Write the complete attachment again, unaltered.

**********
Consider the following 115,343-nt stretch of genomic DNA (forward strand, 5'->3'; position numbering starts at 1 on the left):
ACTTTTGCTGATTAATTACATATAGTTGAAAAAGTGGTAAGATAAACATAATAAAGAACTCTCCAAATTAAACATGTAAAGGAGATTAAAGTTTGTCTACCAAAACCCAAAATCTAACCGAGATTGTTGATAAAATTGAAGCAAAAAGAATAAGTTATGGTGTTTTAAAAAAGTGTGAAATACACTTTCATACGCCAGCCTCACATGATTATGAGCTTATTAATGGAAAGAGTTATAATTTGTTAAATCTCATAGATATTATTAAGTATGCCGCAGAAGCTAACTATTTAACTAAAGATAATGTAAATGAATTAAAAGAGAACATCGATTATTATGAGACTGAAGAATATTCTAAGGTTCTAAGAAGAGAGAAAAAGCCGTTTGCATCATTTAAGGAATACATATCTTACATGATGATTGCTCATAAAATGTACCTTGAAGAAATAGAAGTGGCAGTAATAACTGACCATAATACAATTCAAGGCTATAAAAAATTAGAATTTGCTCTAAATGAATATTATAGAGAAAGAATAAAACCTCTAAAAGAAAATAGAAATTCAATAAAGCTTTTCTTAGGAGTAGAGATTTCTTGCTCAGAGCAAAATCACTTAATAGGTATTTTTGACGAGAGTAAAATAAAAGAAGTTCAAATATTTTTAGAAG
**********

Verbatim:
Consider the following 115,343-nt stretch of genomic DNA (forward strand, 5'->3'; position numbering starts at 1 on the left):
ACTTTTGCTGATTAATTACATATAGTTGAAAAAGTGGTAAGATAAACATAATAAAGAACTCTCCAAATTAAACATGTAAAGGAGATTAAAGTTTGTCTACCAAAACCCAAAATCTAACCGAGATTGTTGATAAAATTGAAGCAAAAAGAATAAGTTATGGTGTTTTAAAAAAGTGTGAAATACACTTTCATACGCCAGCCTCACATGATTATGAGCTTATTAATGGAAAGAGTTATAATTTGTTAAATCTCATAGATATTATTAAGTATGCCGCAGAAGCTAACTATTTAACTAAAGATAATGTAAATGAATTAAAAGAGAACATCGATTATTATGAGACTGAAGAATATTCTAAGGTTCTAAGAAGAGAGAAAAAGCCGTTTGCATCATTTAAGGAATACATATCTTACATGATGATTGCTCATAAAATGTACCTTGAAGAAATAGAAGTGGCAGTAATAACTGACCATAATACAATTCAAGGCTATAAAAAATTAGAATTTGCTCTAAATGAATATTATAGAGAAAGAATAAAACCTCTAAAAGAAAATAGAAATTCAATAAAGCTTTTCTTAGGAGTAGAGATTTCTTGCTCAGAGCAAAATCACTTAATAGGTATTTTTGACGAGAGTAAAATAAAAGAAGTTCAAATATTTTTAGAAG